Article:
My name is Patty Mazzoni; I am the Early Childhood Manager for Salt Lake CAP Head Start in Salt Lake City, Utah, where I manage early childhood services for 150 staff and 2,000 children and families. I also do consulting for the Achievement Products catalog for children with Special Needs. For the past seventeen years I have worked with children with Special Needs. I remember my first experience teaching in a Head Start classroom in 1992. I had a very diverse population including children with disabilities. I had never heard the term “inclusion” prior to that year of teaching. I learned a lot that first year. I began to understand all children have unique personalities, abilities, likes, and dislikes. My interest in continuing to work with children with special needs grew. Within a year I returned to school to complete a Masters in Early Childhood Special Education.

Soon after receiving my degree I became the Special Needs Administrator for Head Start in our area. Our philosophy was and still is to support inclusion. Teachers were trained to include a child with special needs in the full range of classroom activities. For some it required a change in their way of looking at each child as an individual, not at the child’s disability. They felt a child with special need should be placed in a “special” classroom, away from typically developing peers. It became difficult for a few teachers when planning activities to take in to consideration each child’s diverse needs, strengths and interests so that all children could participate at some level. Training and ongoing support was essential, along with patience, understanding and acceptance.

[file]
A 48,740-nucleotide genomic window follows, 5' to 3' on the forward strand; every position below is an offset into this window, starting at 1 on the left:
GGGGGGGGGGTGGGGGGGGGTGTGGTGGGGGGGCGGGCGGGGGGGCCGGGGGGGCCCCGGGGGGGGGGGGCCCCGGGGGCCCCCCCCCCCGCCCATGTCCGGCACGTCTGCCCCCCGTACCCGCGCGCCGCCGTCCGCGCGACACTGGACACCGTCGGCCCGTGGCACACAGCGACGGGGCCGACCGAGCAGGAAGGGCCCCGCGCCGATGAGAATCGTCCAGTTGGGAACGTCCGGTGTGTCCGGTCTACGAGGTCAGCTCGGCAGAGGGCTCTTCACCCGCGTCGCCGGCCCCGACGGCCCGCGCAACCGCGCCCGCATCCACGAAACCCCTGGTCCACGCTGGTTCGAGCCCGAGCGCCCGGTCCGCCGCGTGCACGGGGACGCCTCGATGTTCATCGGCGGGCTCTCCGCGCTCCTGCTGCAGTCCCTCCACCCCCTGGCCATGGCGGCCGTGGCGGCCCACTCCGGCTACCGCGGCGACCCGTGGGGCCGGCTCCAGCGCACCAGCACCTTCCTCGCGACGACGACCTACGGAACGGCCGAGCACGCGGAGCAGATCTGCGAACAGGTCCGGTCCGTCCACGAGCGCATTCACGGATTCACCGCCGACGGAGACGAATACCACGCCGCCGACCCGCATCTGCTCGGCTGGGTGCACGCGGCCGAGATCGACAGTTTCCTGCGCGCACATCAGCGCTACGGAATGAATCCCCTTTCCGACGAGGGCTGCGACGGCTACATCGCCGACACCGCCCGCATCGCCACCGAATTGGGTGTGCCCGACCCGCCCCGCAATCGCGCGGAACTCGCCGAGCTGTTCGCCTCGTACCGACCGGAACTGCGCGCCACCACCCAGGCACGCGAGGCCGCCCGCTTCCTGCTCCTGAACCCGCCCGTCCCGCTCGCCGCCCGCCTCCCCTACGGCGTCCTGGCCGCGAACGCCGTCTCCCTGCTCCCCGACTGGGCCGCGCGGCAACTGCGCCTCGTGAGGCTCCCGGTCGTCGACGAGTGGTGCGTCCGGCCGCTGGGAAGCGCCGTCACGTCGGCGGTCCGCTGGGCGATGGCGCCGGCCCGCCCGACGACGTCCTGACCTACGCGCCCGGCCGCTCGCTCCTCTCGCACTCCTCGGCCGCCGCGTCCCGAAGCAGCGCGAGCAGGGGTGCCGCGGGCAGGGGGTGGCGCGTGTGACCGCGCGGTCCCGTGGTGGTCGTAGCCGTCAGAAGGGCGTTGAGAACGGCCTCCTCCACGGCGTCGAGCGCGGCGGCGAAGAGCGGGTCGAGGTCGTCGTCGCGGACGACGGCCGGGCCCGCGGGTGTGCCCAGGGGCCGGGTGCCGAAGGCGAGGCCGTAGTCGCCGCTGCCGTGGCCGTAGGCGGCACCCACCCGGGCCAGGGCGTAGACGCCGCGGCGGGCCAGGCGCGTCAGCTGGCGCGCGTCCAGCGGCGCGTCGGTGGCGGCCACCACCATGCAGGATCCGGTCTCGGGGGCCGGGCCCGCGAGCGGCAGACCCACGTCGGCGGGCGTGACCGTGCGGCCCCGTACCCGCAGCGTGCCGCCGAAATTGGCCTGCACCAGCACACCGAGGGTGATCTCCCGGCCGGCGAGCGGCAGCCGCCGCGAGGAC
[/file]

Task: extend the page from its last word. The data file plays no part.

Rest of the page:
As the program grew and I became the Early Childhood Manager, I never gave up my passion to include all children. Teachers now embrace children of all abilities. They work on individual goals. They understand that some children with special needs may require unique adaptations, special equipment, or therapy depending on the need of the child. Others may not. Teachers are very thoughtful when adapting materials, they know how to choose appropriate materials, and they understand the importance when planning activities. They share stories, offer suggestions, and provide understanding for those that may struggle. Many of them mentor others giving guidance and support. We have been successful in our long journey, and I am very proud of our achievements.

I believe that inclusion can benefit all children. Careful planning, individualizing, collaboration and a classroom that is developmentally appropriate create an environment where all can participate. Does your classroom or school have the same experience with inclusion? I would love to exchange ideas or solutions that work for you.